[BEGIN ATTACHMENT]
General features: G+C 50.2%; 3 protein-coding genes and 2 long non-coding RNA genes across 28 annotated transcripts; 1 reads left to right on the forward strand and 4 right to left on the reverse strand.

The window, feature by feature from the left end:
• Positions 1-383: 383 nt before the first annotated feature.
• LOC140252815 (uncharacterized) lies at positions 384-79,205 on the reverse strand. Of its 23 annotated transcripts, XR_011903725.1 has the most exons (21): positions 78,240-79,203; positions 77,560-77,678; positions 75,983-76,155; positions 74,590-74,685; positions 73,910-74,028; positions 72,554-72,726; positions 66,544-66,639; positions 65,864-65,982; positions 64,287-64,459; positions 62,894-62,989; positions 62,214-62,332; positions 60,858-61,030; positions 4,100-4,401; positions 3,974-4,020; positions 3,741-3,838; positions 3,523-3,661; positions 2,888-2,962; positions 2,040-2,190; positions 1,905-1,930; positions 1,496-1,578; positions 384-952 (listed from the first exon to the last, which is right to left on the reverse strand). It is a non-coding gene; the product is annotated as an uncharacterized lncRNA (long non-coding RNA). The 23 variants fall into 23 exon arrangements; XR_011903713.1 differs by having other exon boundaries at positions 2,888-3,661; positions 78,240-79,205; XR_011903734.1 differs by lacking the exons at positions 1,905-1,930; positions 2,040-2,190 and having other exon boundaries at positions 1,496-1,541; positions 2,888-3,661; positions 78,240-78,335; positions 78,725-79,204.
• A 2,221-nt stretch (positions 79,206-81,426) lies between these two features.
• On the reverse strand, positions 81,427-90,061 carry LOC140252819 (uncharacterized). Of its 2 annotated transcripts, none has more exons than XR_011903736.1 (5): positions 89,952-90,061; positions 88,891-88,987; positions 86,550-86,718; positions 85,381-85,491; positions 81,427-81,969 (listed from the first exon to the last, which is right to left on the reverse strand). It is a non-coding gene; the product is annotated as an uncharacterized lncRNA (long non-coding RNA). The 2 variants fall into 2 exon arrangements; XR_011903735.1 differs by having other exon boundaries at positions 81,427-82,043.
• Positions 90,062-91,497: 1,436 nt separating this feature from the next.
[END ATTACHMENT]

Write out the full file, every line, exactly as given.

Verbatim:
General features: G+C 50.2%; 3 protein-coding genes and 2 long non-coding RNA genes across 28 annotated transcripts; 1 reads left to right on the forward strand and 4 right to left on the reverse strand.

The window, feature by feature from the left end:
• Positions 1-383: 383 nt before the first annotated feature.
• LOC140252815 (uncharacterized) lies at positions 384-79,205 on the reverse strand. Of its 23 annotated transcripts, XR_011903725.1 has the most exons (21): positions 78,240-79,203; positions 77,560-77,678; positions 75,983-76,155; positions 74,590-74,685; positions 73,910-74,028; positions 72,554-72,726; positions 66,544-66,639; positions 65,864-65,982; positions 64,287-64,459; positions 62,894-62,989; positions 62,214-62,332; positions 60,858-61,030; positions 4,100-4,401; positions 3,974-4,020; positions 3,741-3,838; positions 3,523-3,661; positions 2,888-2,962; positions 2,040-2,190; positions 1,905-1,930; positions 1,496-1,578; positions 384-952 (listed from the first exon to the last, which is right to left on the reverse strand). It is a non-coding gene; the product is annotated as an uncharacterized lncRNA (long non-coding RNA). The 23 variants fall into 23 exon arrangements; XR_011903713.1 differs by having other exon boundaries at positions 2,888-3,661; positions 78,240-79,205; XR_011903734.1 differs by lacking the exons at positions 1,905-1,930; positions 2,040-2,190 and having other exon boundaries at positions 1,496-1,541; positions 2,888-3,661; positions 78,240-78,335; positions 78,725-79,204.
• A 2,221-nt stretch (positions 79,206-81,426) lies between these two features.
• On the reverse strand, positions 81,427-90,061 carry LOC140252819 (uncharacterized). Of its 2 annotated transcripts, none has more exons than XR_011903736.1 (5): positions 89,952-90,061; positions 88,891-88,987; positions 86,550-86,718; positions 85,381-85,491; positions 81,427-81,969 (listed from the first exon to the last, which is right to left on the reverse strand). It is a non-coding gene; the product is annotated as an uncharacterized lncRNA (long non-coding RNA). The 2 variants fall into 2 exon arrangements; XR_011903735.1 differs by having other exon boundaries at positions 81,427-82,043.
• Positions 90,062-91,497: 1,436 nt separating this feature from the next.